The Pandaren starting zone, while very pretty and with a superb musical score, is also rather bland due to the lack of variety of quests and the tutorial-style setup. While the other starting zones were also basically tutorials, they were much more interesting to me than that what I found in Pandaria. Again, though, this expansion is still in early beta and Blizzard has plenty of time for improvement, as they haven’t even announced a release date.
New Class: The Monk
The new class, the monk, plays similarly to a rogue at low levels. Monks have energy, like a rogue, and they can also accumulate Chi, their secondary resource, which is similar to combo points that don’t decay or get wasted. Attacks or abilities that don’t use energy will require at least one Chi, and many abilities that use energy generate a Chi. The dual resource system already works pretty well, with a potential for balanced resource juggling, although the cost of a lot of the abilities could use some tweaking, which is expected for a beta. A Pandaren monk will attack with graphical flourishes, spinning, punching and kicking, but some of the other races don’t fare as well. The gnome in particular makes for a very lackluster monk, because the attack animations are hardly noticeable, although that drawback may be nullified by the fact that you can play a three-foot-tall monk to begin with.
The class opens up a bit when you reach level ten and can select a specialization. You can choose between a Brewmaster (tank), Mistweaver (healer), or Windwalker (dps). Each spec felt distinct and unique, similar to a druid. The skill rotations are kind of clumsy and awkward at the moment, but the class is still fresh off of Blizzard’s development line. I attempted to level a gnome monk to 30 but I quickly lost interest. I chose a gnome because I haven’t played an alliance character since Burning Crusade, and haven’t experienced the changes to the zones from Cataclysm, so I was setting myself up for a completely fresh experience. I still found it very dull to go through the zones, and the appeal of a new class wasn’t quite enough to keep me going.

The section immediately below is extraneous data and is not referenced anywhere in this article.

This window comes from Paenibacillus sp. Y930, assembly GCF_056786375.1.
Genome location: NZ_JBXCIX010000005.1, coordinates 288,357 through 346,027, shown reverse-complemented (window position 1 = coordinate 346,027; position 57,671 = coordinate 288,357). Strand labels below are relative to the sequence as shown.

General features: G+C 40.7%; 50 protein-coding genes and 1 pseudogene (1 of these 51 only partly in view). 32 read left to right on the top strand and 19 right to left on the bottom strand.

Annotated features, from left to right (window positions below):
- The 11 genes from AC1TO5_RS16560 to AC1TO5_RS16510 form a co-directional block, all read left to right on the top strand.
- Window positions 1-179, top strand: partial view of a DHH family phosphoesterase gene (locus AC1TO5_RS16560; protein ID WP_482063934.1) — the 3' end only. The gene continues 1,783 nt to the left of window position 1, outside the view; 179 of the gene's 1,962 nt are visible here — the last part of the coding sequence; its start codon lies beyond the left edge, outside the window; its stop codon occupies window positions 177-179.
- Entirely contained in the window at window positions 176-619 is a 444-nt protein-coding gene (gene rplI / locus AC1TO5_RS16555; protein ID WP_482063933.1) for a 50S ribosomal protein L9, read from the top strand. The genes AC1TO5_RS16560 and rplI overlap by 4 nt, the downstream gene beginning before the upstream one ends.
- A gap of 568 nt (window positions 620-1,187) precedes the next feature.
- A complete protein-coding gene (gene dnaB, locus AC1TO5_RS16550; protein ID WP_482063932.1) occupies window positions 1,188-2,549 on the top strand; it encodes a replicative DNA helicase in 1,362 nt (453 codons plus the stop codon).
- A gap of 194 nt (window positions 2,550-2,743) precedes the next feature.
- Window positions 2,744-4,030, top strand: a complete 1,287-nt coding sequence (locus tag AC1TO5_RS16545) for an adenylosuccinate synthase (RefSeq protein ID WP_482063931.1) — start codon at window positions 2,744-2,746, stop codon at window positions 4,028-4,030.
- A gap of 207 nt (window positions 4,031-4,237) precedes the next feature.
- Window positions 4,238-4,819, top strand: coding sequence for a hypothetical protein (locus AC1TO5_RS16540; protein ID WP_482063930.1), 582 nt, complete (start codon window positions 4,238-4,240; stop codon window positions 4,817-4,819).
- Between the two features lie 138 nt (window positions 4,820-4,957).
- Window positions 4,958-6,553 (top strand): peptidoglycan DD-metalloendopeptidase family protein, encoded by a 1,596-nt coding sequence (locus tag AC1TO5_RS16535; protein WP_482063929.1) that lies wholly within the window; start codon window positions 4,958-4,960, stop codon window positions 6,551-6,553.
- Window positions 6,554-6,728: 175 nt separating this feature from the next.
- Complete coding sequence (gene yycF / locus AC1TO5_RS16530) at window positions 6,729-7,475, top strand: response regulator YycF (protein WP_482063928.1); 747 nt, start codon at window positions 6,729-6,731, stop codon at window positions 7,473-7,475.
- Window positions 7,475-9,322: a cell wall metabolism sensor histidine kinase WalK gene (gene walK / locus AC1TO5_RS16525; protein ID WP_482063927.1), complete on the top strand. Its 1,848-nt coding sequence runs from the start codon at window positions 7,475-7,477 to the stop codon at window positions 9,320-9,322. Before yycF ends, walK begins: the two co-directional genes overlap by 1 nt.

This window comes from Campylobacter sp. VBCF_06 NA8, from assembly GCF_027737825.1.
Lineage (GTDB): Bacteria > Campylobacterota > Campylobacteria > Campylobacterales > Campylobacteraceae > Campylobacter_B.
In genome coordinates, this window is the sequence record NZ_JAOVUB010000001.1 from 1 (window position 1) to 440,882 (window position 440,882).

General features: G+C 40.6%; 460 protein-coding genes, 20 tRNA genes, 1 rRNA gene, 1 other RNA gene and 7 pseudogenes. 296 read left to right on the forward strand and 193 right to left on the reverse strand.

Part of this boredom was brought on by the fact that I’ve been playing WoW since release, and a single game can only remain exciting for so long. The other part of my boredom is due to the new skill and talent system. Many skills have been removed or replaced for each class, and there are no more talent points. The effect of this on the player is that you’ll go for many levels without receiving anything other than a golden splash around your character when you level, and this isn’t at all rewarding or exciting, even though many of the changes to classes are great, cutting out overlapping spells and abilities while adding new ones. However, while the previous talent system was rather flawed, it at least rewarded character progression. Hopefully Blizzard will find a way to even that out by the time the expansion is released.
Overall, the new starting content feels very complete, although slightly empty of interest. There are a few cutscenes that aren’t included yet in the beta, possibly some quests and dialogue, so it will be interesting to see how Blizzard polishes it up, and to see if the Pandaren starting area can compete with that of the Worgen or Goblin. Also, an important aspect for Mists that is not yet available for testing is the pet battle system, which shows promise for entertainment. The beta is pretty young, after all. The Pandaren do have an advantage that the other races don’t have: they live on an island with a turtle head sticking out, and the potential for jokes alone are worth the price of admission.